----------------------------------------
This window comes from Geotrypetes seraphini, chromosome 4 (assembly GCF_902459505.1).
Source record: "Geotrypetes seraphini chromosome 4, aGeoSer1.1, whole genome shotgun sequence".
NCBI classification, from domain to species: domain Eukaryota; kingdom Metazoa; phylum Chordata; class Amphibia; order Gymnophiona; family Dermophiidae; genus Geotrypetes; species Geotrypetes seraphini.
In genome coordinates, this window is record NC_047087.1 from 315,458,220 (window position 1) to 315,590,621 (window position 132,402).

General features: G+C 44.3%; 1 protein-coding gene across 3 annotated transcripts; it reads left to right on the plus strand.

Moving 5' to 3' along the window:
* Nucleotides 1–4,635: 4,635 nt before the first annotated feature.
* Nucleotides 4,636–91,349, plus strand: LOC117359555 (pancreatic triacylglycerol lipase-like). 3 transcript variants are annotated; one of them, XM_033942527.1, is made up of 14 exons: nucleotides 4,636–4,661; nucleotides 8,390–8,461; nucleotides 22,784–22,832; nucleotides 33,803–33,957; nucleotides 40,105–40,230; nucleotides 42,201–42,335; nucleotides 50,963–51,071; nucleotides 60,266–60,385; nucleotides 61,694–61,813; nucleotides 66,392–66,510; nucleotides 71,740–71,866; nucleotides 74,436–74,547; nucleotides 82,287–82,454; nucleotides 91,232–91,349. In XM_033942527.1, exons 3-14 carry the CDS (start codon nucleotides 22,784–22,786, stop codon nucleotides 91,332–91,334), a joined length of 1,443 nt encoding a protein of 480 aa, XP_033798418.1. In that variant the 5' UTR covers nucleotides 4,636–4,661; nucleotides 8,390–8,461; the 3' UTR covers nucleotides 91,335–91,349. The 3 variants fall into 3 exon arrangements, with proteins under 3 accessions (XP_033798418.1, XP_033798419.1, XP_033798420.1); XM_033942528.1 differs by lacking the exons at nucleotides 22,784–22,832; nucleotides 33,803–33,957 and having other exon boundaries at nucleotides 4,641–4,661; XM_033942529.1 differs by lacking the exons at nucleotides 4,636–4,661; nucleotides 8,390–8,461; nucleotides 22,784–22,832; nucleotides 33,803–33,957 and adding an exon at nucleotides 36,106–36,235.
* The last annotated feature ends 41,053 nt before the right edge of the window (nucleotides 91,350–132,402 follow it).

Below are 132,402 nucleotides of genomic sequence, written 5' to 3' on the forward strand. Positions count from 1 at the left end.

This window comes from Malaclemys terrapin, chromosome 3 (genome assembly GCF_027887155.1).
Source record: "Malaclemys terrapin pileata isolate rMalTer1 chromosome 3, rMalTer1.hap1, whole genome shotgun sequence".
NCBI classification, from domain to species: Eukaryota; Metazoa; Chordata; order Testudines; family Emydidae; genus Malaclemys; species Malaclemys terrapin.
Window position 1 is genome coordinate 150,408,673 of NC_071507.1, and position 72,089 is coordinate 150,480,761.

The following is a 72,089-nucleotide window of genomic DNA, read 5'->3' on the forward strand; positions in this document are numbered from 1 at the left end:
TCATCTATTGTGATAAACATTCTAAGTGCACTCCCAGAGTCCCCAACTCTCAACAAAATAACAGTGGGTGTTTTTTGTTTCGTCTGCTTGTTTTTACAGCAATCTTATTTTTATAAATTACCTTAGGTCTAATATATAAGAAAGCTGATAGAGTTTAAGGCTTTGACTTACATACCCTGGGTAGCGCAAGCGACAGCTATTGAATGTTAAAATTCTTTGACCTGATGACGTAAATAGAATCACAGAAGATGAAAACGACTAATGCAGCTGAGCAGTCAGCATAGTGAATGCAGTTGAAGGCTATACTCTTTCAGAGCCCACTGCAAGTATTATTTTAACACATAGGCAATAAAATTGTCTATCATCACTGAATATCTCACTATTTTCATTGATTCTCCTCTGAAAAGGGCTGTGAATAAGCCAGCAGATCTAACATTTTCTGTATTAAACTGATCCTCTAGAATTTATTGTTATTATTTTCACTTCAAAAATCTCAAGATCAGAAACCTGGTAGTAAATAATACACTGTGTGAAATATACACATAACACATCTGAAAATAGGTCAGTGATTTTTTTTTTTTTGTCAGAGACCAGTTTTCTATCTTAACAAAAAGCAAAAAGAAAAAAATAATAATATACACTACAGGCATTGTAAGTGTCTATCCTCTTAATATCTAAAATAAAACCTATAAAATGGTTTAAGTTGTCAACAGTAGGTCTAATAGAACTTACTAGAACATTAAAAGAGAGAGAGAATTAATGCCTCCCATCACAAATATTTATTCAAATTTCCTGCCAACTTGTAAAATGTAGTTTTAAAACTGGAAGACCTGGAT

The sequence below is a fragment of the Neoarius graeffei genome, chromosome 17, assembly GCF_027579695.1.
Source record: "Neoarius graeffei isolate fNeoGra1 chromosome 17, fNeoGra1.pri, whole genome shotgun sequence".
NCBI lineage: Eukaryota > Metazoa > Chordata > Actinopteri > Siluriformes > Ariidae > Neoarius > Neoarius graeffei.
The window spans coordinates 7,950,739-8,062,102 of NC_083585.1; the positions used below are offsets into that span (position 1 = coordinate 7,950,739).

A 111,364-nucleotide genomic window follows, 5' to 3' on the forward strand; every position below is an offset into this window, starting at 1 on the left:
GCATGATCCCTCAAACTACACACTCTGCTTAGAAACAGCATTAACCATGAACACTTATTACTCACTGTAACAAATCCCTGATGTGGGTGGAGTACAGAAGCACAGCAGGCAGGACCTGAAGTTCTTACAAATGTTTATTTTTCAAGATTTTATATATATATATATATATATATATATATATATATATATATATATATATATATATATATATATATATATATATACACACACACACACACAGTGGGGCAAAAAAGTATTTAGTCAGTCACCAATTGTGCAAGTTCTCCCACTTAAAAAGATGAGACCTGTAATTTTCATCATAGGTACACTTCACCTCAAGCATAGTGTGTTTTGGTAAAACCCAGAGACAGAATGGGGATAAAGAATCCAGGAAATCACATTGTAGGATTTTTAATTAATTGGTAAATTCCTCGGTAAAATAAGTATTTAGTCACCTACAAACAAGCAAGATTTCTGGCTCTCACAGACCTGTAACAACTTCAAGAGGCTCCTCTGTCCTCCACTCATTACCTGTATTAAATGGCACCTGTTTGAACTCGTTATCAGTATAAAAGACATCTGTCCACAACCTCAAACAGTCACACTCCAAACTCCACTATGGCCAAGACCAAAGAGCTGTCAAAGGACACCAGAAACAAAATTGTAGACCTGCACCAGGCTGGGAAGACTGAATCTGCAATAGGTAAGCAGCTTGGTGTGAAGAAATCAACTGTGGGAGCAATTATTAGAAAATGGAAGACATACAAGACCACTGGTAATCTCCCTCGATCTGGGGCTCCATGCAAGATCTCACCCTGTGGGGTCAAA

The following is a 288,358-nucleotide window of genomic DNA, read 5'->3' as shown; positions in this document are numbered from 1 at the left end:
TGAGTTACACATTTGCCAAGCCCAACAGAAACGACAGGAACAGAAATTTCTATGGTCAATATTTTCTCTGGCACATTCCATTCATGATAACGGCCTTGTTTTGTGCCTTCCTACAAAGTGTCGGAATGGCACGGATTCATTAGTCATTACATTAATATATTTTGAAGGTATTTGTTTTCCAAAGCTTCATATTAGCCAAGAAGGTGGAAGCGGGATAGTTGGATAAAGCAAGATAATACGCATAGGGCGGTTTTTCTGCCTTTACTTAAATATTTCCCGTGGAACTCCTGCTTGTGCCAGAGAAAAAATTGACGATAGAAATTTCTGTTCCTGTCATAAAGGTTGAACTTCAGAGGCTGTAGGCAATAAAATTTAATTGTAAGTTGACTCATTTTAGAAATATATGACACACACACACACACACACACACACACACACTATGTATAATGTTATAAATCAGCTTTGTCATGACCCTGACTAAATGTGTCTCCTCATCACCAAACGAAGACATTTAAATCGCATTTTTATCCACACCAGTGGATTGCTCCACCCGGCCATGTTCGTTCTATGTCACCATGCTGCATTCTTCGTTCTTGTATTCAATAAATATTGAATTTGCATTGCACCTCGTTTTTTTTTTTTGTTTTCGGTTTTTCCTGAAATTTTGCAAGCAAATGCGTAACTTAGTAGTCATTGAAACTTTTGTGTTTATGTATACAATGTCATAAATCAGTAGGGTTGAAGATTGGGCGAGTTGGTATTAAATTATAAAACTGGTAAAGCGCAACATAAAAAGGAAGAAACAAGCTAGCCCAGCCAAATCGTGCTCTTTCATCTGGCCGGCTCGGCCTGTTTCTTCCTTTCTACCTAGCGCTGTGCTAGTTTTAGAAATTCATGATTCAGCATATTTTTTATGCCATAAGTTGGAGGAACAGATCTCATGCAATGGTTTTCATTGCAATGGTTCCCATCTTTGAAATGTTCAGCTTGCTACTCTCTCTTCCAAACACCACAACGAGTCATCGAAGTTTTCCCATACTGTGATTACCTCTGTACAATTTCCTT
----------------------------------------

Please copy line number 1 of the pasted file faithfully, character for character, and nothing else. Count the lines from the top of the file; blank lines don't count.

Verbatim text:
This window comes from Geotrypetes seraphini, chromosome 4 (assembly GCF_902459505.1).